"The wind still roars in your ears." One side of his wide mouth lifted in a slight smile. "I hear it, too." What there was of the smile slid away. "Are you hurt?"
Carolina blinked. She'd been staring, carefully putting pieces together — the face, the words, the rock wall, the pressing clouds. "Hurt? No, I don't think so." She straightened her back slowly, relaxing her limbs a bit at a time, which only made her body tremble more. She tried to stand, but legs wouldn't cooperate, and she wasn't sure they were even connected to her any longer. She fell back to the ground and landed squarely on her bottom.
"I'm sorry," she whispered. "I'm all topsy-turvy." Even her voice wasn't all there. Her shaking was an embarrassment. The only way to regain her dignity was to speak sensibly. "I've never seen a thunderstorm like that before."
"Thunderstorm?" He scowled. "Didn't you see the funnel cloud? I thought you were a crazy woman when I saw you standing out in the open like that."
Carolina pushed a sodden clump of hair back from her face and stared, wide-eyed. A funnel cloud! She'd heard of these sudden prairie storms barreling across the flat land, and she cursed her cowardice for preventing her from taking a peek.
The man was familiar to her, but she had not been introduced to him in the short time since she'd arrived in central North Dakota. She'd met few people, actually, and none of them were Indians. She thought that strange, since this land was part of the Standing Rock Indian Reservation.
He suffered her scrutiny — ignored it, in fact — as she watched him remove a leather pouch from deep inside his wet buckskin shirt. The pouch was suspended from a thong, and from it emerged tobacco and paper. He rolled a cigarette as he quietly assured her that he didn't mind waiting a few minutes before taking her back to the cabin. Carolina's attention was drawn to his brown hand, which struck a match on its own thumbnail. Her eyes followed the match to his face, and the pieces came together now, the full picture. His face stunned her.
She wasn't sure whether it was the rich brown hue of his skin or the strength of his features that struck her first. His face, with its high cheekbones and a strong, angular jaw, could have been chiseled from the very rock they'd used as shelter. Wet black hair hung in braids over his shoulders, and a narrow strip of buckskin was tied around his forehead. He drew on the cigarette and glanced up at her with dark, inscrutable eyes as he turned his face slightly to avoid blowing smoke at her. His hooded eyes held hers in frank mutual appraisal.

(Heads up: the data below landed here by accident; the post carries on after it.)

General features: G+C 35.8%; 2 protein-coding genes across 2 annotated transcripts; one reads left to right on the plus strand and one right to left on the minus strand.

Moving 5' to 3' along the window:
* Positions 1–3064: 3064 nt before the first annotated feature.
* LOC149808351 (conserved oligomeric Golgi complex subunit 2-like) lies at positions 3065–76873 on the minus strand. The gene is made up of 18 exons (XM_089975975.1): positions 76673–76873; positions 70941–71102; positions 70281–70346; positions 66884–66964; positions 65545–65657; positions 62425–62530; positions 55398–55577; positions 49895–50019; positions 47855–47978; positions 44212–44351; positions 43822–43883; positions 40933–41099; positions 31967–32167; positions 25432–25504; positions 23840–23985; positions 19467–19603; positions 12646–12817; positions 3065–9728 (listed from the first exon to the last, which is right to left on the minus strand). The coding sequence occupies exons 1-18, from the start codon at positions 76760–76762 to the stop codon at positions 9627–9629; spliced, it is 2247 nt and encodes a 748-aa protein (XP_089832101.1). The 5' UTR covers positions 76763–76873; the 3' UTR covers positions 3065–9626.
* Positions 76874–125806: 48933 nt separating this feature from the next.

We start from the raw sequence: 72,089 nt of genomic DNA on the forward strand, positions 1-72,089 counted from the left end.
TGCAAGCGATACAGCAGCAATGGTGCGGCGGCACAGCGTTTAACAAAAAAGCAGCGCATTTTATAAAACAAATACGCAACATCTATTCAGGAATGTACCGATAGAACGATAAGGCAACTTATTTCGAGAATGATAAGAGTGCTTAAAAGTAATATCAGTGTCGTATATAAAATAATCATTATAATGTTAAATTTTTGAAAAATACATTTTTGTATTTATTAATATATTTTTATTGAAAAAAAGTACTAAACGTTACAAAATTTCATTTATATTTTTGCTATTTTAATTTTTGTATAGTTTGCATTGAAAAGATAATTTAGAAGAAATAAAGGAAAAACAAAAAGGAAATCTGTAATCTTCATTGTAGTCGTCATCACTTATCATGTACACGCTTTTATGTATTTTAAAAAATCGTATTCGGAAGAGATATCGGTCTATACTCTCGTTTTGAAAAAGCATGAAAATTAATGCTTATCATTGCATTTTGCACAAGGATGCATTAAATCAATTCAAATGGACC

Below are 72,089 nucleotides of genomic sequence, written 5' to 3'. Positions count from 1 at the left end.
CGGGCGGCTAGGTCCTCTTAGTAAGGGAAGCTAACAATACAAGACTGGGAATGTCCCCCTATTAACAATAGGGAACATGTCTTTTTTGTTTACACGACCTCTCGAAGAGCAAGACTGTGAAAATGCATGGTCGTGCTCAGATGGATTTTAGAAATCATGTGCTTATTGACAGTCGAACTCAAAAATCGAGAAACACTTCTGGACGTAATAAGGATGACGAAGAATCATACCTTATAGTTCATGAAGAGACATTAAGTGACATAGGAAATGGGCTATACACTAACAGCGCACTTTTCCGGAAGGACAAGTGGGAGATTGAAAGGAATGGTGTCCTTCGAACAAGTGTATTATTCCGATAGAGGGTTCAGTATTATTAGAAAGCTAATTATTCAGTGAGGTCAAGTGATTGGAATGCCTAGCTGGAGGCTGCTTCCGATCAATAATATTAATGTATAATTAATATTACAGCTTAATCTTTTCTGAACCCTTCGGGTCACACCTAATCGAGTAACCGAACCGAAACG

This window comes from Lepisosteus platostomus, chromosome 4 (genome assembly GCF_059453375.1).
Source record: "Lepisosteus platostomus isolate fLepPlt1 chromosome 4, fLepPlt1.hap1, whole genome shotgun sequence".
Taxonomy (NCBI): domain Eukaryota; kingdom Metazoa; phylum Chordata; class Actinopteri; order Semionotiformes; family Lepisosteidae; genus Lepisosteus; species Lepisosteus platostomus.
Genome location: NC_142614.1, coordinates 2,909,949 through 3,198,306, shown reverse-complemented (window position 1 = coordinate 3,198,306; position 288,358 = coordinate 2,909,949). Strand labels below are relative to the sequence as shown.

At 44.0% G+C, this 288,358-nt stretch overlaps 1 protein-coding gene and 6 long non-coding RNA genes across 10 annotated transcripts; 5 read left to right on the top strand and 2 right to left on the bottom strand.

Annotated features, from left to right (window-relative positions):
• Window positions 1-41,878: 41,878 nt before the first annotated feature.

"What have you decided?" he asked finally.
"About what?" The spell had been broken, and Carolina resumed her shivering.
"About being carried off by an Indian." There was no smile, and his tone was emotionless.
"I'm grateful to you, of course, Mr. —" He stood up, taking another drag on his cigarette. Carolina uncurled herself slowly, following his lead as she tried awkwardly to straighten her wet clothes. Her eyes sought his as another trail of smoke was expelled. She felt as though she were being tested.
"It's Black Hawk," he said.
"I've seen you. You work for Charles MacAllistair, don't you? With the horses? Is it ... Jacob?" She could almost feel the cogs and wheels in her brain beginning to turn again.
"Yes. Jacob is my given name, as they say."
"I guess I work for Charles MacAllistair, too. He's the president of the school board." She tried to smile as she extended her hand. "I'm Carolina Hammond, the new teacher. At least, I shall be a teacher when the school is built. May I call you Jacob?"
"Why not Mr. Black Hawk? It has a nice ring to it, wouldn't you say, Miss Hammond?"
"Yes, it does." It was clearly a rebuff, but when she added, "Mr. Black Hawk," he took her hand. He applied no pressure as he enveloped it in the warmth of his. When she reluctantly withdrew her hand, her teeth began to chatter, and she folded her arms tightly under her bosom. "I thank you for what you did. I must have looked like an idiot, just standing there, but I really didn't see it coming. I mean, I knew it was going to storm, but the sky ... so big and beautiful." She drew a deep breath. "And terrible. And fast, so —"